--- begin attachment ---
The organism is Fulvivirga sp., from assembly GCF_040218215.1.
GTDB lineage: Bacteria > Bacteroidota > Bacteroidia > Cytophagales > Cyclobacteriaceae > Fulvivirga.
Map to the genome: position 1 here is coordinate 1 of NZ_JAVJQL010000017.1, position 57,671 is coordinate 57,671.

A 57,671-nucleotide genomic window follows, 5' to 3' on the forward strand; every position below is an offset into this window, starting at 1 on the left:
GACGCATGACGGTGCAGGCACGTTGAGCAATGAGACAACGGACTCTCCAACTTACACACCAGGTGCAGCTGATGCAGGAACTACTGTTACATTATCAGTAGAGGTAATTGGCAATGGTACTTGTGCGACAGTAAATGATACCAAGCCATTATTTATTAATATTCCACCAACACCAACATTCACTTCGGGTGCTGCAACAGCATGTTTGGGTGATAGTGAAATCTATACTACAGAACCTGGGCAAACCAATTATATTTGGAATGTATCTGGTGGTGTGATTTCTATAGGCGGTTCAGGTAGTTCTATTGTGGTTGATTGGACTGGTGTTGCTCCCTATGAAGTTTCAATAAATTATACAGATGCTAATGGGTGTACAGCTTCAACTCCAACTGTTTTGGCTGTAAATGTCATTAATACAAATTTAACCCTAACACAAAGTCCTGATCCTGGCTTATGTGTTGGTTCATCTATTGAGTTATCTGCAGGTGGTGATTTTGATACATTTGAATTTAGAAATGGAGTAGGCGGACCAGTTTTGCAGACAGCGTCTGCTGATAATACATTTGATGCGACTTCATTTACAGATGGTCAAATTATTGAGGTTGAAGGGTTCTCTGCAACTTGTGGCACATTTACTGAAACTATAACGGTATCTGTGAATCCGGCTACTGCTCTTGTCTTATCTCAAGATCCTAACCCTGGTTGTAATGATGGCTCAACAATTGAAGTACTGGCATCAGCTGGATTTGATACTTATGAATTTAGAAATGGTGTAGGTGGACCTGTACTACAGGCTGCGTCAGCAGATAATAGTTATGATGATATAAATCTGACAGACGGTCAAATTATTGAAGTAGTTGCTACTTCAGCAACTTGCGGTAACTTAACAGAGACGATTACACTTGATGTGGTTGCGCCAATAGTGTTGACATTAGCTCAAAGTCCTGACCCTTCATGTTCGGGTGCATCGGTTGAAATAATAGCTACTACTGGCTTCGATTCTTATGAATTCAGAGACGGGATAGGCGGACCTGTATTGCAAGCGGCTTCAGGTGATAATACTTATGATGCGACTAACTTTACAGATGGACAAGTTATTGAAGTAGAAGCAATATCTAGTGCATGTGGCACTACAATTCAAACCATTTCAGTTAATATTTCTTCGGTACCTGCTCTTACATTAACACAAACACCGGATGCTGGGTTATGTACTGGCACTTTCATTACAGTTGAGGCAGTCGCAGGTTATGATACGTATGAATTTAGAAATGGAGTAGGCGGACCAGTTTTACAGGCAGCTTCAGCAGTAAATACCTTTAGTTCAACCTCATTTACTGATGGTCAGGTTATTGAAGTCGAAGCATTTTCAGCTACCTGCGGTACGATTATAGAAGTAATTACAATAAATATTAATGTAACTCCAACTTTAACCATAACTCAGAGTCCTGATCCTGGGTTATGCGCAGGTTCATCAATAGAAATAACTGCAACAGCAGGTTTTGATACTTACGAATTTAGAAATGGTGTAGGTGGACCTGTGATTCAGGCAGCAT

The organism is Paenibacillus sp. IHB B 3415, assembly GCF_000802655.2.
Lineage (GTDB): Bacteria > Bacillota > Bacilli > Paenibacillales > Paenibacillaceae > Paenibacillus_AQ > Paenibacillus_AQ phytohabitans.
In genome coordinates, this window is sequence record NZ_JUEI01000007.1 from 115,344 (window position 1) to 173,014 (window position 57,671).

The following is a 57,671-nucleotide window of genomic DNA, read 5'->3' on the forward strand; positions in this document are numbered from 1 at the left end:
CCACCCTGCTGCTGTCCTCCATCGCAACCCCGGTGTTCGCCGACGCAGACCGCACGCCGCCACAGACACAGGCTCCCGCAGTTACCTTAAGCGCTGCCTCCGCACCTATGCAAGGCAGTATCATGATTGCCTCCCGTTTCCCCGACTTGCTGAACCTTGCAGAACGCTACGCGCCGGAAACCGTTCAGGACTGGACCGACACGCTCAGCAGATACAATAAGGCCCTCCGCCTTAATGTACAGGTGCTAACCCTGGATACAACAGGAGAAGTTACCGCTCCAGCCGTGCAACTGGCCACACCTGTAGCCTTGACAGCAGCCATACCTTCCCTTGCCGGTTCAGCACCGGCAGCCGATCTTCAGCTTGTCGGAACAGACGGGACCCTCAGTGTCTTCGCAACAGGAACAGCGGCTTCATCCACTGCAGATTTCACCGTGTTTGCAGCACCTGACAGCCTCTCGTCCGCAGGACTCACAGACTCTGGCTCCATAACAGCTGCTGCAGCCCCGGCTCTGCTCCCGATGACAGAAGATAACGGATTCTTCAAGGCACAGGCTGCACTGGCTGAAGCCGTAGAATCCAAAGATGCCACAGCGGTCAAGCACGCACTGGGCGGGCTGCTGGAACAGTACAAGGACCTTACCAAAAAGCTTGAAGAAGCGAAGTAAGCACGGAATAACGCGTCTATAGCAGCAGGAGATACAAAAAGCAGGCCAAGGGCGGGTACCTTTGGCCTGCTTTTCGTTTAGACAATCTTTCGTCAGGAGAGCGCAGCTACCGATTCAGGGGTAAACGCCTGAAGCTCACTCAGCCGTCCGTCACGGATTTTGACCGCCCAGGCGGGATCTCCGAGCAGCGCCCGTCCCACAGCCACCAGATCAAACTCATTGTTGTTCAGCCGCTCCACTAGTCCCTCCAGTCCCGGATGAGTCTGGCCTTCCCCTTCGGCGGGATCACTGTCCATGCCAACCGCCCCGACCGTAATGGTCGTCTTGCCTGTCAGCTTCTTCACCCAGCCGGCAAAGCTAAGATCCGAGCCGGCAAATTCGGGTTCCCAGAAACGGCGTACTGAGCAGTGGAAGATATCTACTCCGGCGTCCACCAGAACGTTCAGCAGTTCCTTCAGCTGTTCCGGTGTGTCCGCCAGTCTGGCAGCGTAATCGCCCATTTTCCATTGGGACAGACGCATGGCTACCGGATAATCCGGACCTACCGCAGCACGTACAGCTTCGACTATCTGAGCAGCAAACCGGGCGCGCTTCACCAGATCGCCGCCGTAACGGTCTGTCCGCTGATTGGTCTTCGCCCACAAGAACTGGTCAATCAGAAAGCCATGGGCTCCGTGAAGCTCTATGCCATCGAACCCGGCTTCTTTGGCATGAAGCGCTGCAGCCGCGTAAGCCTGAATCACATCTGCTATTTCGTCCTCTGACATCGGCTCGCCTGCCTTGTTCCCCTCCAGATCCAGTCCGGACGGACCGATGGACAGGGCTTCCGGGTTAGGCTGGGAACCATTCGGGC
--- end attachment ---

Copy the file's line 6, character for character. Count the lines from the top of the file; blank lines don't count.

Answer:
The organism is Paenibacillus sp. IHB B 3415, assembly GCF_000802655.2.